SK: Brother Fox won the Vic Peters Memorial there and broke the world record for 457 metres (500 yards). That was top of the tree I suppose. Then a week or two later Shy Julie broke the world record for 732 metres at Harold Park. So I held two world records at the same time.

Chase: What led to you selling up at Dubbo and moving to the far north of New South Wales?

SK: I’d been coming up here for nearly 26 years. I liked it and I used to come for the (Border Park) Galaxy, so I’ve always liked it here. It’s God’s country. I spent 18 months looking for a suitable place and I eventually purchased a property at Dungay, near Murwillumbah. I eventually sold the farm to good friend Mick Lalicz. But I still have stock out there and I train out of there even though I live at Pottsville. I have eight pups there and three others racing.

Chase: Things are looking good for you living in that area, especially with the new Grafton track ready to go and with the Tweed Heads club heading towards a brand new Border Park near Kingscliff. That will be handy for you?

SK: Yeah, the position they’re talking about now is ideal. But with all the too-ing and fro-ing that has been going on it will be one of those ‘I’ll believe it when I see it’ things. But there has been a certain amount of progress made.

Chase: Speaking of Border Park and the old Galaxy classic, did you have much success at the old Tweed track?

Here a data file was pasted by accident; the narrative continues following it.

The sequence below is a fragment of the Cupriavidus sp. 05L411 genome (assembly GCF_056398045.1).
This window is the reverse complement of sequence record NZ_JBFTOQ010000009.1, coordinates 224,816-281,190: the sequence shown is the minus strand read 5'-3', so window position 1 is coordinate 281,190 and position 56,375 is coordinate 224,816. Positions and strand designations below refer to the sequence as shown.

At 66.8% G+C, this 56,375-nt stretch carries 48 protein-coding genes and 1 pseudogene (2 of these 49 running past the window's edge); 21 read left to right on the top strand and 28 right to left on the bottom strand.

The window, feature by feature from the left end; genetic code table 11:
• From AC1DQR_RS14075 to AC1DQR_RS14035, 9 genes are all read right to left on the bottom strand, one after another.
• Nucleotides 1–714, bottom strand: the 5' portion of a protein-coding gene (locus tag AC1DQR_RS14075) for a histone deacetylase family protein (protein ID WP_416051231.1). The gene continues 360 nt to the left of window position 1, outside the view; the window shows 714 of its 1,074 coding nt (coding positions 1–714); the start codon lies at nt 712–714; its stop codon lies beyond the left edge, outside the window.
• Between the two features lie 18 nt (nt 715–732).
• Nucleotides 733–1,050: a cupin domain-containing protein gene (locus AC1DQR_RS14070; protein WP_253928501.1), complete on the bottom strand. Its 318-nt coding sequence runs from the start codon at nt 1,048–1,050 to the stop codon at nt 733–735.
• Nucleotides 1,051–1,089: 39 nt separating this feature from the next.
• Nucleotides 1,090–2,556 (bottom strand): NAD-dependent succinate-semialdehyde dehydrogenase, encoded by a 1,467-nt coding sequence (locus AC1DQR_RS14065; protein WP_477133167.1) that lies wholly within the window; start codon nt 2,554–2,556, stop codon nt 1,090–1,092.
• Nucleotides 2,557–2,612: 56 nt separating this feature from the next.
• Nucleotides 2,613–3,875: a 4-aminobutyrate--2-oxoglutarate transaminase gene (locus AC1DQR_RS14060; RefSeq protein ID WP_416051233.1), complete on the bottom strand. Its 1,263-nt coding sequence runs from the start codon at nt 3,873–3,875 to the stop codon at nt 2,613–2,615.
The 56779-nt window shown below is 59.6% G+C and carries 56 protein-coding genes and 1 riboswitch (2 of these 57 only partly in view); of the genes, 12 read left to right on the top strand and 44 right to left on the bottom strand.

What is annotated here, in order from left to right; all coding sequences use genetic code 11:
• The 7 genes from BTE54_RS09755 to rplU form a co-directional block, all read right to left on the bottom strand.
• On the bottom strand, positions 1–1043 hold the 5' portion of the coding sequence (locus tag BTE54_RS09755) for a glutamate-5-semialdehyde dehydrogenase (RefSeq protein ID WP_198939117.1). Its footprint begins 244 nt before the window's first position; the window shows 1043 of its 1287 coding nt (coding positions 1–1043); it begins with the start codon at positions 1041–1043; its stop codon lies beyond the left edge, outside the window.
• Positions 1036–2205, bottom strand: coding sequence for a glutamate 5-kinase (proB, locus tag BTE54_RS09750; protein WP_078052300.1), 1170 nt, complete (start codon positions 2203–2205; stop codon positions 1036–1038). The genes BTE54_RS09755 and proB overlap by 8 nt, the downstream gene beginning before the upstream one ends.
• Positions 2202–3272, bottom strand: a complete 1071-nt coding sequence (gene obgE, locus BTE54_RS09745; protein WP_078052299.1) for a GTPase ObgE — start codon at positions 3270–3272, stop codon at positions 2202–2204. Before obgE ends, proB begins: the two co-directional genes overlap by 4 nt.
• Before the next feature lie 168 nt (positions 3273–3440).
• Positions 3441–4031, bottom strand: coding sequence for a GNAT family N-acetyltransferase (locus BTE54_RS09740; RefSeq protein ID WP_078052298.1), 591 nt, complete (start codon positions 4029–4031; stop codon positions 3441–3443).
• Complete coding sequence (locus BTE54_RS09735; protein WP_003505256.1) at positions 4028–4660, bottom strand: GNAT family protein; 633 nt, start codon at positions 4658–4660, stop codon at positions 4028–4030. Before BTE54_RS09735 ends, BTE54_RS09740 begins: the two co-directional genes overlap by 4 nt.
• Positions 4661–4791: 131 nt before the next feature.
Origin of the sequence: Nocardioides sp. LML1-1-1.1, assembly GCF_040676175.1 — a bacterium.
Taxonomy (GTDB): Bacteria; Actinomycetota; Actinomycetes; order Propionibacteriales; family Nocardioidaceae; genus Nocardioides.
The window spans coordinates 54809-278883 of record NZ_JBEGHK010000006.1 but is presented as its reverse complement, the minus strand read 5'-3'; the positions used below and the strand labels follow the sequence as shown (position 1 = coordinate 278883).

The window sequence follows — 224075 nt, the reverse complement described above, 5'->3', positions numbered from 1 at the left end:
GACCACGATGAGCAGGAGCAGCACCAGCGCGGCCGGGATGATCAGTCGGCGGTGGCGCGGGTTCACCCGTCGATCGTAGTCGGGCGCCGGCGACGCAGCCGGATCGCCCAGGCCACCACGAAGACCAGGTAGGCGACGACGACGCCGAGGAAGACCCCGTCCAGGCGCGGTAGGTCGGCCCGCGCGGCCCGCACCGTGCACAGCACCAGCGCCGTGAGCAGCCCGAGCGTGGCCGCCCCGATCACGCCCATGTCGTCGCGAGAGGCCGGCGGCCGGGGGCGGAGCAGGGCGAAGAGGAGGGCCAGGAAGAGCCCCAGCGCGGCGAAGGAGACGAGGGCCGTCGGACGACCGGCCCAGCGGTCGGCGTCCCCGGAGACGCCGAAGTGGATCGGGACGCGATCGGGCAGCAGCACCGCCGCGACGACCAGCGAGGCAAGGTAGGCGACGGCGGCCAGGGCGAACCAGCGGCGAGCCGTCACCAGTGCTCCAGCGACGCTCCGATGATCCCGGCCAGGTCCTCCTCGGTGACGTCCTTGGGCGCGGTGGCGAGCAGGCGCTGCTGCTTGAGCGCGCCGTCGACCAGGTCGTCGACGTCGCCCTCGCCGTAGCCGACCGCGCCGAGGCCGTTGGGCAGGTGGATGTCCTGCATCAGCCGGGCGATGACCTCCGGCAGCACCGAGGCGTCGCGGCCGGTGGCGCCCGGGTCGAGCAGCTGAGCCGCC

SK: I actually won the Galaxy with Sobbing Sal in 1997. She was Brett Lee’s mother. I went there with Brother Fox one year and he trialled sensationally, but got injured in a heat.

Chase: Steve, you’re now 75 years old, a very spritely 75 we may add. What do you think lies ahead, is the desire still there and what is on your bucket list?

SK: I haven’t had many runners for the last 18 months or so and I’m very pleased to get back into it again and enjoying it – and sharing the experience with young Mick (Lalicz). What’s on my bucket list? I want to get back to Ireland and win the coursing championship. That’s my hobby, coursing. I’ve been going to Ireland for years now and I had stud dogs there – Smooth Rumble finished at stud over there – and I have an interest in a few pups there.

Chase: You would have seen plenty of characters in the dog industry over the years. Is there anyone in particular who stands out in your memories?

SK: One of the real characters was my old mate Ronnie Brown. He trained out of a housing commission house at Riverstone, out the back of Sydney. He loved life, loved a drink and had heaps of stories to tell. Ronnie had a great old saying: “Listen boy, no matter how big a trainer’s mouth is it won’t make his dog go any quicker.”  I’ve fallen back on that line plenty of times over the years – or I think of it, anyway. I have photos of his back yard with champion jockey Peter Cook patting Brother Fox. Peter used to call around there after track work. So did Ron Dufficy.

Chase: We’ll ask you a tough one. Which one was better? Brother Fox or Brett Lee?

SK: Probably Brother Fox in a photo finish. But the best professional all-round race dog is probably Johnny Carruthers’ Rapid Journey. Fernando Bale can’t be ignored and then there are the bitches like Highly Blessed, Flying Amy and Promises Free.

PAWNOTE: Ronnie Brown also won a Border Park Galaxy, with Mister Biggles in 1983.